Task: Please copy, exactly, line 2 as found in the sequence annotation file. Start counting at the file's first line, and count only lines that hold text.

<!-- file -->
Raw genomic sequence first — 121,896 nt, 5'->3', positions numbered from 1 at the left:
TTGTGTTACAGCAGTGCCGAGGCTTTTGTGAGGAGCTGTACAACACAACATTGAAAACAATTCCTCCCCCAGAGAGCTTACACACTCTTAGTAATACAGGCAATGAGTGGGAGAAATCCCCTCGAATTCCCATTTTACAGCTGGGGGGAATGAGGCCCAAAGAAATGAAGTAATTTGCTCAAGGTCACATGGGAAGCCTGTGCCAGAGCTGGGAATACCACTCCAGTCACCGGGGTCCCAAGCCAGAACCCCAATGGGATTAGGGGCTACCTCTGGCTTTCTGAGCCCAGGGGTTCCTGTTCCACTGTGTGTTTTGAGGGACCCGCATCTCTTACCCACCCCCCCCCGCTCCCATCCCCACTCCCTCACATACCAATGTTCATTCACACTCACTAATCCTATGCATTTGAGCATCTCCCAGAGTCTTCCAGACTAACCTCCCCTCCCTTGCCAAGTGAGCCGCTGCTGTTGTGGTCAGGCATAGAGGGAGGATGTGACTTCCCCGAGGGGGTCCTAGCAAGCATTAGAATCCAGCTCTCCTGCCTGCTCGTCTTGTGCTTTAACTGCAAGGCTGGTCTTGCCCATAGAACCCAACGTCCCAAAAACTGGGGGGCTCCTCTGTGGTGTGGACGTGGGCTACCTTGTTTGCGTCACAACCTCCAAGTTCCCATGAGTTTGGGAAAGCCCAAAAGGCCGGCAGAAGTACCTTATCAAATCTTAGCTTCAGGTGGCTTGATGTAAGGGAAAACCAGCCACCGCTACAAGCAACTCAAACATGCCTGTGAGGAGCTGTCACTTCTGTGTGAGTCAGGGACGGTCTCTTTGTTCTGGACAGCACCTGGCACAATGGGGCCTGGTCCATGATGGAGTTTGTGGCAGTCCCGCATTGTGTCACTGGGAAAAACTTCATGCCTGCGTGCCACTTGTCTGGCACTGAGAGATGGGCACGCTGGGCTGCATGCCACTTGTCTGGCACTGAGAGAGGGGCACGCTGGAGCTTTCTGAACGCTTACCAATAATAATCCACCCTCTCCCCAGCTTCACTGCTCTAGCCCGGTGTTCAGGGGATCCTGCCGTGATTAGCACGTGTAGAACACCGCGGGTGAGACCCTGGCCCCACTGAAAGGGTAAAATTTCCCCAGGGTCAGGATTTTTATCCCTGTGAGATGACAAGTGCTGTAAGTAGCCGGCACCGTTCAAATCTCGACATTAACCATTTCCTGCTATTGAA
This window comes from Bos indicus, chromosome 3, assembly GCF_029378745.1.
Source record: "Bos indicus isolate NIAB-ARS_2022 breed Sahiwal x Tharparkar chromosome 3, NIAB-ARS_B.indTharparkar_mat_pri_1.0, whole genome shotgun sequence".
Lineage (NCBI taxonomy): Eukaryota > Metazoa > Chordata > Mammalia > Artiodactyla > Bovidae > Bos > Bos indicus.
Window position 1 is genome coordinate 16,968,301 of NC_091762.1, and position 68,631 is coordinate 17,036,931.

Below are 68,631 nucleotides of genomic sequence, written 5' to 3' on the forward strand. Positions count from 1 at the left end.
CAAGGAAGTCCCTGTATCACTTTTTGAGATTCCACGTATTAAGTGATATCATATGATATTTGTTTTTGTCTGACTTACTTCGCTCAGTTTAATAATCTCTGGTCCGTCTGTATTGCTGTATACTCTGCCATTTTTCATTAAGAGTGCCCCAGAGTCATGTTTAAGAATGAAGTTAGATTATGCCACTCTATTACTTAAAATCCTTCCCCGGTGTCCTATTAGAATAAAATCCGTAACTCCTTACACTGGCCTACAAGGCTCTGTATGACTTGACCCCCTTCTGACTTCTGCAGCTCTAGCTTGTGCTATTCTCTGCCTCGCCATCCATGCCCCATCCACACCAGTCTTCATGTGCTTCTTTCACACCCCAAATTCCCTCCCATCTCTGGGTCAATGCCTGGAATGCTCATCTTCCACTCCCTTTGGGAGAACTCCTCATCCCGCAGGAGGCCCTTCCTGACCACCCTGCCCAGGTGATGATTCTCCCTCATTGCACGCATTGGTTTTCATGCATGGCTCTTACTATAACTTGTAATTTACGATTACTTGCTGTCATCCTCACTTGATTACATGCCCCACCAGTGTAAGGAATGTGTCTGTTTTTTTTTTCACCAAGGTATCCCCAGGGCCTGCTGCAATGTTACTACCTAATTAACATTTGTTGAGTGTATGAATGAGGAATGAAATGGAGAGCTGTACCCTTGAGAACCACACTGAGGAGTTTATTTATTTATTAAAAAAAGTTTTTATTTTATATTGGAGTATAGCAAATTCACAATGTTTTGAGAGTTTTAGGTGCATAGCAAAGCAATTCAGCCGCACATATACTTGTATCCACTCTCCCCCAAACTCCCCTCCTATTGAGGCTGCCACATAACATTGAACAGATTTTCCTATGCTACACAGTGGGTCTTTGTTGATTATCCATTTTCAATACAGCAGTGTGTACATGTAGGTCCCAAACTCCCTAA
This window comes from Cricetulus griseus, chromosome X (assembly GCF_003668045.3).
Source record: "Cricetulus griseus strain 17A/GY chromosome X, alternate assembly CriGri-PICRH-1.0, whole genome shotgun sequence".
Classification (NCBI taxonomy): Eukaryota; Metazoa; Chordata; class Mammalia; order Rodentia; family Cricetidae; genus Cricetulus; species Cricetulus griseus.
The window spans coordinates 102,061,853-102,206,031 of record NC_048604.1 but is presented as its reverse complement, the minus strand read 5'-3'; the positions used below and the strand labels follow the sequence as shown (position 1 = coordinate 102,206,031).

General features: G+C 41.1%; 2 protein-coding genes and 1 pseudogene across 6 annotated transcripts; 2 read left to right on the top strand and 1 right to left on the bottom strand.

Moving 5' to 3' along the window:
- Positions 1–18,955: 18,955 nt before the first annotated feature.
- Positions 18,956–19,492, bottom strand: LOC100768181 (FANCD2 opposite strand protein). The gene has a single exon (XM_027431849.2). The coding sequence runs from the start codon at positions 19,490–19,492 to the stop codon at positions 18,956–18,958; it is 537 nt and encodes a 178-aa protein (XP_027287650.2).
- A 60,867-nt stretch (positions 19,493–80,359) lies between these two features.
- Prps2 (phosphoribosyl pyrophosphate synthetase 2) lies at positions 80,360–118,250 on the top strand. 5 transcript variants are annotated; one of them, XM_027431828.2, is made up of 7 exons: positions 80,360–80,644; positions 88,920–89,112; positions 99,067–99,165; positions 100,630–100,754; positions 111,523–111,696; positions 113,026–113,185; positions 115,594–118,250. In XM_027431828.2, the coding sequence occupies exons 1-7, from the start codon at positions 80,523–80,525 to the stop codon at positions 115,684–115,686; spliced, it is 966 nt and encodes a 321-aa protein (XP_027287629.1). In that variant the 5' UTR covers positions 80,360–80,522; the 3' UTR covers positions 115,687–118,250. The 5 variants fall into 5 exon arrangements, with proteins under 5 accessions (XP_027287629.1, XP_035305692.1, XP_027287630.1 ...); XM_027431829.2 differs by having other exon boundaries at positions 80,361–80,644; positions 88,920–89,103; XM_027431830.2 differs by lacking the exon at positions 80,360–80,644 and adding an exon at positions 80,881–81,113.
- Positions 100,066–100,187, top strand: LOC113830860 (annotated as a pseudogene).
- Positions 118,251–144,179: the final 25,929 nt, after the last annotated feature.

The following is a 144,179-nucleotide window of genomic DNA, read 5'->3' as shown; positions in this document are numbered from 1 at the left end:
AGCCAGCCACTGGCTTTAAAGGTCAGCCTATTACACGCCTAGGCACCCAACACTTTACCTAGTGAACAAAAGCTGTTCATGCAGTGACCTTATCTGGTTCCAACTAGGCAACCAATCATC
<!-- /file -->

TTGTGTTACAGCAGTGCCGAGGCTTTTGTGAGGAGCTGTACAACACAACATTGAAAACAATTCCTCCCCCAGAGAGCTTACACACTCTTAGTAATACAGGCAATGAGTGGGAGAAATCCCCTCGAATTCCCATTTTACAGCTGGGGGGAATGAGGCCCAAAGAAATGAAGTAATTTGCTCAAGGTCACATGGGAAGCCTGTGCCAGAGCTGGGAATACCACTCCAGTCACCGGGGTCCCAAGCCAGAACCCCAATGGGATTAGGGGCTACCTCTGGCTTTCTGAGCCCAGGGGTTCCTGTTCCACTGTGTGTTTTGAGGGACCCGCATCTCTTACCCACCCCCCCCCGCTCCCATCCCCACTCCCTCACATACCAATGTTCATTCACACTCACTAATCCTATGCATTTGAGCATCTCCCAGAGTCTTCCAGACTAACCTCCCCTCCCTTGCCAAGTGAGCCGCTGCTGTTGTGGTCAGGCATAGAGGGAGGATGTGACTTCCCCGAGGGGGTCCTAGCAAGCATTAGAATCCAGCTCTCCTGCCTGCTCGTCTTGTGCTTTAACTGCAAGGCTGGTCTTGCCCATAGAACCCAACGTCCCAAAAACTGGGGGGCTCCTCTGTGGTGTGGACGTGGGCTACCTTGTTTGCGTCACAACCTCCAAGTTCCCATGAGTTTGGGAAAGCCCAAAAGGCCGGCAGAAGTACCTTATCAAATCTTAGCTTCAGGTGGCTTGATGTAAGGGAAAACCAGCCACCGCTACAAGCAACTCAAACATGCCTGTGAGGAGCTGTCACTTCTGTGTGAGTCAGGGACGGTCTCTTTGTTCTGGACAGCACCTGGCACAATGGGGCCTGGTCCATGATGGAGTTTGTGGCAGTCCCGCATTGTGTCACTGGGAAAAACTTCATGCCTGCGTGCCACTTGTCTGGCACTGAGAGATGGGCACGCTGGGCTGCATGCCACTTGTCTGGCACTGAGAGAGGGGCACGCTGGAGCTTTCTGAACGCTTACCAATAATAATCCACCCTCTCCCCAGCTTCACTGCTCTAGCCCGGTGTTCAGGGGATCCTGCCGTGATTAGCACGTGTAGAACACCGCGGGTGAGACCCTGGCCCCACTGAAAGGGTAAAATTTCCCCAGGGTCAGGATTTTTATCCCTGTGAGATGACAAGTGCTGTAAGTAGCCGGCACCGTTCAAATCTCGACATTAACCATTTCCTGCTATTGAA